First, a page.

Scientists from the National Institutes of Health who started investigating the coronavirus back in January have weighed in on the safety of cleaning and reusing the coveted N95 medical masks.
In a study released this week, researchers found that it’s safe to clean and reuse the highly sought-after N95 respirator masks at least three times. But that raises questions about whether a new plan to decontaminate masks as many as 20 times at Boston hospitals is safe for medical workers depending on them amid the coronavirus equipment shortage.
“After three cycles of vaporized hydrogen peroxide treatment, the masks were still effective,” said Dr. Marshall Bloom, associate director for scientific management at the Rocky Mountain Laboratories in Hamilton, Montana. “It's possible that you could extend that, but it wasn't something that they looked at.”
Partners HealthCare facilities, including Massachusetts General Hospital and Brigham and Women’s Hospital, are using the hydrogen peroxide method, through a plant in Somerville. The Pentagon awarded Battelle, a Columbus, Ohio-based nonprofit, a $415 million contract for 60 of the decontamination machines nationally. The plan is to clean up to 80,000 masks per day at the Somerville site.
Rich Copp, a spokesman for Partners, said they are planning to clean and reuse masks five to 10 times, “but we’ll evaluate as the process moves forward.”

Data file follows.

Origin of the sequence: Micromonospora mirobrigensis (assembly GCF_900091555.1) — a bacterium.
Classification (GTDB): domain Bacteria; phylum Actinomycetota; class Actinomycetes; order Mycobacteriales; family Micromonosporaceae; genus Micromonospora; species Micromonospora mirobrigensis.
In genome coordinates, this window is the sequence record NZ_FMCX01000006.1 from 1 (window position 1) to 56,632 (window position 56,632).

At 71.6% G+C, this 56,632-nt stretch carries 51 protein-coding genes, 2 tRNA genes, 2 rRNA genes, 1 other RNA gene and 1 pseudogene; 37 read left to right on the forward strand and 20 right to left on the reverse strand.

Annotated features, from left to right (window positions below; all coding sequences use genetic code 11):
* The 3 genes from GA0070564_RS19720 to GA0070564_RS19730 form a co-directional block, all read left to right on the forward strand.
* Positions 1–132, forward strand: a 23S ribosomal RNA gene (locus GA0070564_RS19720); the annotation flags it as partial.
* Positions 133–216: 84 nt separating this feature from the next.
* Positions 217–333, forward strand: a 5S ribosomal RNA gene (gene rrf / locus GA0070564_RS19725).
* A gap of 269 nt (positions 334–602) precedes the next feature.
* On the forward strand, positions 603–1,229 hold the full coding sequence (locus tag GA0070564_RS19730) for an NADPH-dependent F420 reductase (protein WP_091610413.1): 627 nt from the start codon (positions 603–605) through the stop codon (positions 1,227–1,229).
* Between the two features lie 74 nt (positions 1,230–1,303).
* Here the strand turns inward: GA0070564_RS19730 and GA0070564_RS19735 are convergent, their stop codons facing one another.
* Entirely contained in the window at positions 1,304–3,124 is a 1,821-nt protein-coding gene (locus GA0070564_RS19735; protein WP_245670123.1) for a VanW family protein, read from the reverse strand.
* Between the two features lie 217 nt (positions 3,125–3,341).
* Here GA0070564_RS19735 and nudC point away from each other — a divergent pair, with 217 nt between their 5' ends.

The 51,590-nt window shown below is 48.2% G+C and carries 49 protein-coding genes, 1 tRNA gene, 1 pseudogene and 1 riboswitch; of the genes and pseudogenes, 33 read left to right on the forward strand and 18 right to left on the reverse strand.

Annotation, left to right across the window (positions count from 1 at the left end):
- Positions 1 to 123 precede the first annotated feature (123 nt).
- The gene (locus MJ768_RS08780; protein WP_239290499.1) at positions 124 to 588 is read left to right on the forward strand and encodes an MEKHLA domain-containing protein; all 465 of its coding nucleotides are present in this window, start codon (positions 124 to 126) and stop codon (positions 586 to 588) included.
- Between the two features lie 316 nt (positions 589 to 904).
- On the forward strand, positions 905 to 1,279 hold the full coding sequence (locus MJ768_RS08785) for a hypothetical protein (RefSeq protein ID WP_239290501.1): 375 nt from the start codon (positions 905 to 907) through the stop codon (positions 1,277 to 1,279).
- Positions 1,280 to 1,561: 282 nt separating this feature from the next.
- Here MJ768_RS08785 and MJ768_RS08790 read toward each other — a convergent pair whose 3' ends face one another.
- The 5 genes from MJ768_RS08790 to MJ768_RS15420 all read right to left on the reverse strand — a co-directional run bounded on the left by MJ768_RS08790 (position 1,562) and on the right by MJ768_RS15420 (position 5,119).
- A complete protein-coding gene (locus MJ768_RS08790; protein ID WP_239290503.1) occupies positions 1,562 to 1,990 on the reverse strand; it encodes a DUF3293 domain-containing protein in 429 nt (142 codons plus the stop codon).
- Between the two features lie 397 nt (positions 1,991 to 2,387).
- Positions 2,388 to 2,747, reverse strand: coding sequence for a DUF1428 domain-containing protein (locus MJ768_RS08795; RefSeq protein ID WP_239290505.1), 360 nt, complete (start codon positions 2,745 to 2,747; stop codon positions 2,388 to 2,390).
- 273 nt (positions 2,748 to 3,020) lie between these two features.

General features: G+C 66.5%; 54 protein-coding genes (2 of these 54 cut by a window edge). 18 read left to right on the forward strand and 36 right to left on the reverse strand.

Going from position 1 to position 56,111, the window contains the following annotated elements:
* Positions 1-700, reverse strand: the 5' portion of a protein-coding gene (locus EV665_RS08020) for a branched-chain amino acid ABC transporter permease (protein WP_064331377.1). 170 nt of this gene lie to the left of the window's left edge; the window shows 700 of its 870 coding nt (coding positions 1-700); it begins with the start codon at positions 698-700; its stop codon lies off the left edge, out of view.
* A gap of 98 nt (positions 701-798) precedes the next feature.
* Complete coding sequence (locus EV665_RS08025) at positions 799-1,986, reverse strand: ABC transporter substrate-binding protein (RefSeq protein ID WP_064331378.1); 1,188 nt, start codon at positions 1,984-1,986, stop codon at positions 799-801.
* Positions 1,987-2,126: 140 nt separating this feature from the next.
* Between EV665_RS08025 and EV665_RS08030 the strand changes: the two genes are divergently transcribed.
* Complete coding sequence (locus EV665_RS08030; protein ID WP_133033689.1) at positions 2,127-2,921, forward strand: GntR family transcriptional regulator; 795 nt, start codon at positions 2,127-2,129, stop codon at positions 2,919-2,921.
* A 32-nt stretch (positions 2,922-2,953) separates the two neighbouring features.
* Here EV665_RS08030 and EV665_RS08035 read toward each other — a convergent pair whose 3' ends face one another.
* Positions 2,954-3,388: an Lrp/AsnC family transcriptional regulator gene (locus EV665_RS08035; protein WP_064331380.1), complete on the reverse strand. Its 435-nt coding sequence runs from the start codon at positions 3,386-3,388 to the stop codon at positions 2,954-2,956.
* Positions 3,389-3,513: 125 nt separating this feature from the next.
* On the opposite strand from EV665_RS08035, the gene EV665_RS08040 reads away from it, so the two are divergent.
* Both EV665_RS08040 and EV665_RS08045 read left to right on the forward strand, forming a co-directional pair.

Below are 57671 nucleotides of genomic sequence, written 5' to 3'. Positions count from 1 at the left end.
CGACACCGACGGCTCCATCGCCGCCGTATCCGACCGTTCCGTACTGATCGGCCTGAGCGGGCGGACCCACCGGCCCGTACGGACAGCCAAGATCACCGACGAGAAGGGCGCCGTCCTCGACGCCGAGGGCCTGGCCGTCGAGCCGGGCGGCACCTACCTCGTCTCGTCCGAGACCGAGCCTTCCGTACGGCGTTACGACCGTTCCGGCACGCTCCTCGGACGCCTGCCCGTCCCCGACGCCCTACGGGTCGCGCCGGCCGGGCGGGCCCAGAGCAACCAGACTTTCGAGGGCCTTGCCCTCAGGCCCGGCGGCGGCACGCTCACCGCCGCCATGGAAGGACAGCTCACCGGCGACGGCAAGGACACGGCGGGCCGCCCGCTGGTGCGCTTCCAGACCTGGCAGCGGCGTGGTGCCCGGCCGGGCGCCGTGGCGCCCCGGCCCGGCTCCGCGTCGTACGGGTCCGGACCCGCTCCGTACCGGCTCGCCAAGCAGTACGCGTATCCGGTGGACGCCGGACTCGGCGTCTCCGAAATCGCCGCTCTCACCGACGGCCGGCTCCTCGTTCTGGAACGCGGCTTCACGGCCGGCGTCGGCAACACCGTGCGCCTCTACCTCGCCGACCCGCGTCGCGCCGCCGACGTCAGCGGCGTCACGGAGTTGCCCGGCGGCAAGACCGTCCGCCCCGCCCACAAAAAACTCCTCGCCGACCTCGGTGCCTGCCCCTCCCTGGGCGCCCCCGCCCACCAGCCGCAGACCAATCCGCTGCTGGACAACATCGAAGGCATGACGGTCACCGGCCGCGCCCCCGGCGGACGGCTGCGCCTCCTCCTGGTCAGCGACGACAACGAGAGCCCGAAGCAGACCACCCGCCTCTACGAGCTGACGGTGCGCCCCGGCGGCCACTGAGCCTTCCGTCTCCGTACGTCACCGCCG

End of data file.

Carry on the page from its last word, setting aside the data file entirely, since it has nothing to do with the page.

State and federal officials, as well as hospital representatives, are relying on the mask cleaning amid a critical shortage of masks and other gear to protect health care workers. Battelle has said the federal Food and Drug Administration approved the mask cleaning for emergency use, in part at President Trump’s urging.
But some prominent nurses’ groups have raised alarms about the safety of sterilizing and reusing masks that were intended only for single use in the past.
“None of this is OK. But if the NIH has tested it for three times, let's follow that,” said Judith Pare, director of the Division of Nursing Education and practice for the Massachusetts Nurses Association, which represents 23,000 nurses.
The NIH scientists studied three other decontamination methods as well — 70 degrees Celsius (158 degrees Fahrenheit) dry heat, ultraviolet light, and 70% ethanol spray. All four approaches cleaned the respirators, but some affected the mask’s important close fit.
They found that ethanol spray damaged the integrity of the mask’s fit and seal after two decontamination sessions. UV and heat-treated respirators began showing fit and seal problems after three decontaminations, leading them to conclude they should be cleaned only twice.
Some Massachusetts hospitals are using the UV cleaning method, including Children’s Hospital and UMass Memorial Medical Center.
The study's authors concluded that the vaporized hydrogen peroxide treatment being done in Somerville was most effective, “because no virus could be detected after only a 10-minute treatment.”
A spokeswoman for the state’s Department of Public Health had no immediate comment Thursday.
Martha Bebinger and Lisa Mullins contributed to this report.
This segment aired on April 16, 2020.
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